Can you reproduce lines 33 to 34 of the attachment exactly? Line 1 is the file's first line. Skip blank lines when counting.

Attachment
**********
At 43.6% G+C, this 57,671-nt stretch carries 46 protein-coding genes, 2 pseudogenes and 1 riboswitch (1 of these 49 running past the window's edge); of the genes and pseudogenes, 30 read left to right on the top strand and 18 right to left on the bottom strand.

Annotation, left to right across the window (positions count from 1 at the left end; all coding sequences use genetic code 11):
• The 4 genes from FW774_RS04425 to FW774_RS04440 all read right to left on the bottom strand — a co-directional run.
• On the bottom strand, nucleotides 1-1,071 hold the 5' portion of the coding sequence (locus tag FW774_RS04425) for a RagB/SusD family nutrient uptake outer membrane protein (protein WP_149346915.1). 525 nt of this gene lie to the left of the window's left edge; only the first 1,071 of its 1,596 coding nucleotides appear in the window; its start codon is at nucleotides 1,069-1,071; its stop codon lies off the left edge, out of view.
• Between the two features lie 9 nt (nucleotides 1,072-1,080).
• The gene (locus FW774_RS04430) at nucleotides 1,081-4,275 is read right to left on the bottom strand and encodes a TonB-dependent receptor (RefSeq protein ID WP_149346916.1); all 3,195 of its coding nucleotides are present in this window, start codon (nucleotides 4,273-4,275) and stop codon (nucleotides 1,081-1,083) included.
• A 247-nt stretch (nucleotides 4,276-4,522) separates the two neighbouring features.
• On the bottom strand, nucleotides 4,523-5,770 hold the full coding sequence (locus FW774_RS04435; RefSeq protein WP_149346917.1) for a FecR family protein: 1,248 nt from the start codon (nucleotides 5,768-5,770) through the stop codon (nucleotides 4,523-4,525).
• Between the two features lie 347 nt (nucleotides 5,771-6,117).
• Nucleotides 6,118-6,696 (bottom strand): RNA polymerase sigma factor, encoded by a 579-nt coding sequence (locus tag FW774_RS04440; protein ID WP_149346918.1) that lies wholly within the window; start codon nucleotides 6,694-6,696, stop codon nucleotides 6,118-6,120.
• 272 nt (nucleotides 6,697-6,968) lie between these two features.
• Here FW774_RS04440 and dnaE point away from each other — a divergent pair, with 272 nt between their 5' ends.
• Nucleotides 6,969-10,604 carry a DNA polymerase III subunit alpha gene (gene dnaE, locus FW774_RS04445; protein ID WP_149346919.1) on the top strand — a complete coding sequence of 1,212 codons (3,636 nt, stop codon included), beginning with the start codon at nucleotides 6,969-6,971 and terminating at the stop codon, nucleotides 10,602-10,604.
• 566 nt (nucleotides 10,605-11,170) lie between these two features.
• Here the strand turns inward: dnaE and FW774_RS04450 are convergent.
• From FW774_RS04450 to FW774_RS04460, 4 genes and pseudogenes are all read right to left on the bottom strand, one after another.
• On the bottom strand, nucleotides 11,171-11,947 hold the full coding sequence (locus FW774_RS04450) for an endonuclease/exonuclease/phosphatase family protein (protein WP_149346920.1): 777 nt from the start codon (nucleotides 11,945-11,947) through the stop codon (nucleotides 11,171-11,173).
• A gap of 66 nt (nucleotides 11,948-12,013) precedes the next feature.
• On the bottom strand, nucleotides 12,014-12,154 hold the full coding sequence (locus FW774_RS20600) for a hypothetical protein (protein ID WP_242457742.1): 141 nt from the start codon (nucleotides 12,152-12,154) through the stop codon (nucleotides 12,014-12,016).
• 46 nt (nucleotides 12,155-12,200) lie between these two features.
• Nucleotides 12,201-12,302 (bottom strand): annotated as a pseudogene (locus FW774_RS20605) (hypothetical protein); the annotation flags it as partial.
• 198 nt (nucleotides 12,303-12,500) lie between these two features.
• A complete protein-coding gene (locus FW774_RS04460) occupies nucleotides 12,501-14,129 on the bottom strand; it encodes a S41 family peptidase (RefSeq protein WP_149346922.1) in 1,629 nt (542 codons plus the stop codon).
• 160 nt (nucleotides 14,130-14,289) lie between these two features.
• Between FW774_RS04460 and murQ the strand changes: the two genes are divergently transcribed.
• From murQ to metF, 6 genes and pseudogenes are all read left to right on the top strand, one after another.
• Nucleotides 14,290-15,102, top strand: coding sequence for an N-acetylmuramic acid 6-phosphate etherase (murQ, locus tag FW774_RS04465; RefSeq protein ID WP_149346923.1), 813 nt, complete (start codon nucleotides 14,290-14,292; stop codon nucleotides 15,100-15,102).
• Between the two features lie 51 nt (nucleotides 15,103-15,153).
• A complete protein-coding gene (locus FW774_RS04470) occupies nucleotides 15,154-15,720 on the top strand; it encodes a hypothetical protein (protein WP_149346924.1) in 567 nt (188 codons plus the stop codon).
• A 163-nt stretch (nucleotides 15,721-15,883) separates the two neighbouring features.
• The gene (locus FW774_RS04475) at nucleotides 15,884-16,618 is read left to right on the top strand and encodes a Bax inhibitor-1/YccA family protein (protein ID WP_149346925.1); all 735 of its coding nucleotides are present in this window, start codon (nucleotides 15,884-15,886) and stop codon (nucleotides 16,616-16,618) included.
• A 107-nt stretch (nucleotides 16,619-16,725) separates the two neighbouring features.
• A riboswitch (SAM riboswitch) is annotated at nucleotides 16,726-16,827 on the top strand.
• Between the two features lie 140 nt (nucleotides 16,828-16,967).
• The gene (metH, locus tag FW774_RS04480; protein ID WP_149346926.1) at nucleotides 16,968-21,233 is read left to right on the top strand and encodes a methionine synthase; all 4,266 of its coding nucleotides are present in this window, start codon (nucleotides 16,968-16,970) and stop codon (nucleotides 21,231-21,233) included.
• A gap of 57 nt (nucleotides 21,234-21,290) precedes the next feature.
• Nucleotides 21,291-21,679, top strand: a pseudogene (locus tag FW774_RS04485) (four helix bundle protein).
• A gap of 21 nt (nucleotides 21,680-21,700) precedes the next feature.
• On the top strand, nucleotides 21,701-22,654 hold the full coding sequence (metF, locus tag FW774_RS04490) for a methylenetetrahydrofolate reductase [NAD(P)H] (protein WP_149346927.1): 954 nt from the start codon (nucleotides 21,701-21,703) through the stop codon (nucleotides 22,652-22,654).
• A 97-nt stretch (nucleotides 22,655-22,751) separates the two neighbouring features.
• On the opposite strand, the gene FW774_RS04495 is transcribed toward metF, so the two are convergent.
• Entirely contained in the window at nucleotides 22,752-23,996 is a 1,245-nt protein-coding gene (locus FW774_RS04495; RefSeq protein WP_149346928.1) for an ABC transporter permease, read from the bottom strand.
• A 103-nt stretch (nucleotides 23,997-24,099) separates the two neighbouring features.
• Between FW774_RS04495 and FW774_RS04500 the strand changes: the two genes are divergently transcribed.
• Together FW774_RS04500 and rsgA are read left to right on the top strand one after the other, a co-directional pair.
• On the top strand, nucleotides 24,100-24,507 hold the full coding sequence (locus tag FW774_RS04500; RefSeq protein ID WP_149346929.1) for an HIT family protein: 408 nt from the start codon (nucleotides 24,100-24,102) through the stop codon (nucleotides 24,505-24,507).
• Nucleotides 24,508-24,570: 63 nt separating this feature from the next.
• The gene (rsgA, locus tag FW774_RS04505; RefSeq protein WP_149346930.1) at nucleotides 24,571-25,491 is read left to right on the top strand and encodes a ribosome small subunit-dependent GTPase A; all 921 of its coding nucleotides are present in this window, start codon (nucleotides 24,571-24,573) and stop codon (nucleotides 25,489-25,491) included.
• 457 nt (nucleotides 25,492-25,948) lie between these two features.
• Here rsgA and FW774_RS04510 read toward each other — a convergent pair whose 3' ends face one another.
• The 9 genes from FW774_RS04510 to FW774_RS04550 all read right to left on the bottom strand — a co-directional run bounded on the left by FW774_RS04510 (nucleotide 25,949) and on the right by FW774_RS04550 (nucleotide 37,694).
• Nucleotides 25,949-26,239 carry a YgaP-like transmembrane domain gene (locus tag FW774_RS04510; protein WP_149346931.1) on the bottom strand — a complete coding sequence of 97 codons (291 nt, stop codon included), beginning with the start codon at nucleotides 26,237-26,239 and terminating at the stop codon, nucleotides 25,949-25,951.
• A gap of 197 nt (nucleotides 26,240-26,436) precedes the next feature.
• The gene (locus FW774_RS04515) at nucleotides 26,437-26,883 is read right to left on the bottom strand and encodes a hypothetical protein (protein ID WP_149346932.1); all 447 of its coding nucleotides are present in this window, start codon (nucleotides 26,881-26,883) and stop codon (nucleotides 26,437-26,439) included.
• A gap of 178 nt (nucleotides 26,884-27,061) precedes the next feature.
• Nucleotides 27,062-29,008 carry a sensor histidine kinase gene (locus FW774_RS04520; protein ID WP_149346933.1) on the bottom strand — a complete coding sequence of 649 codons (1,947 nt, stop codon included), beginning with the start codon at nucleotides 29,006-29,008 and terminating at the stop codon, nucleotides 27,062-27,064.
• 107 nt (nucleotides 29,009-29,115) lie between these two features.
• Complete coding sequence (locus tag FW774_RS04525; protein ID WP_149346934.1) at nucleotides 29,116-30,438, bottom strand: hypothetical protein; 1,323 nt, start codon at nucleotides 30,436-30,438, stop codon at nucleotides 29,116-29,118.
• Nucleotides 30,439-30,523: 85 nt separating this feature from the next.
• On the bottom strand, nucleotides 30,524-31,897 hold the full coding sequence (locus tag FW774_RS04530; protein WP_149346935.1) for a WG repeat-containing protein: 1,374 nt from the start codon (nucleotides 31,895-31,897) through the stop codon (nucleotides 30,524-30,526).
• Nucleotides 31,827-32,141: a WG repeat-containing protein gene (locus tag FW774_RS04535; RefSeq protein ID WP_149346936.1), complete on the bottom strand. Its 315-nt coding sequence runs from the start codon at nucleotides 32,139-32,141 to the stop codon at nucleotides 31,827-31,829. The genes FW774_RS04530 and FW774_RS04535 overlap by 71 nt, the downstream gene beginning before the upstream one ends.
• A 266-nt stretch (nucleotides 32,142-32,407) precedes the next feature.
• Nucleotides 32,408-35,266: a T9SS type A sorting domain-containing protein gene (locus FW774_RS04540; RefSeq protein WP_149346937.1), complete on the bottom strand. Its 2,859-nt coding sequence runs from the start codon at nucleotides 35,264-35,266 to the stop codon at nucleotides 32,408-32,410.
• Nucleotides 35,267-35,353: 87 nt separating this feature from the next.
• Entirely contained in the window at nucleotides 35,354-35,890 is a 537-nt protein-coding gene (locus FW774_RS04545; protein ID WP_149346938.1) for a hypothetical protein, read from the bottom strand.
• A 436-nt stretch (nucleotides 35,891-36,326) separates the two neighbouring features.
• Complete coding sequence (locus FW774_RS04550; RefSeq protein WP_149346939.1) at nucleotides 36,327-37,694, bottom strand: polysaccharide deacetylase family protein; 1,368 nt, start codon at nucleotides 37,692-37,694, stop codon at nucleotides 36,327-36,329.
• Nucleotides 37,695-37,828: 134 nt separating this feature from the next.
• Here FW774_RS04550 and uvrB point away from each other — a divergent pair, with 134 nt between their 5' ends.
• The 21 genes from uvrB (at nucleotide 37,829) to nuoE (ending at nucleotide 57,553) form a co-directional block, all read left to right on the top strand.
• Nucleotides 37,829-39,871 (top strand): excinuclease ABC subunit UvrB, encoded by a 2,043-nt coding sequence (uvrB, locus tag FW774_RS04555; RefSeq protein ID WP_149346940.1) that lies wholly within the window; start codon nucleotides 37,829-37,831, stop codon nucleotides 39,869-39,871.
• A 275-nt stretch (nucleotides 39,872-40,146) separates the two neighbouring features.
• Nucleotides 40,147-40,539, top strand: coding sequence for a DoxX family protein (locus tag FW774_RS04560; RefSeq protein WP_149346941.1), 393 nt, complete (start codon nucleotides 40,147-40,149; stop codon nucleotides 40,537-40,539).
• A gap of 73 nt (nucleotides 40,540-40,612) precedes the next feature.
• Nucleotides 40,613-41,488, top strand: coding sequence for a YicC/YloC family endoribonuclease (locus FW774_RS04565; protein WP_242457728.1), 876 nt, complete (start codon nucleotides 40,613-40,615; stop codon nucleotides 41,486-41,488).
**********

• A riboswitch (SAM riboswitch) is annotated at nucleotides 16,726-16,827 on the top strand.
• Between the two features lie 140 nt (nucleotides 16,828-16,967).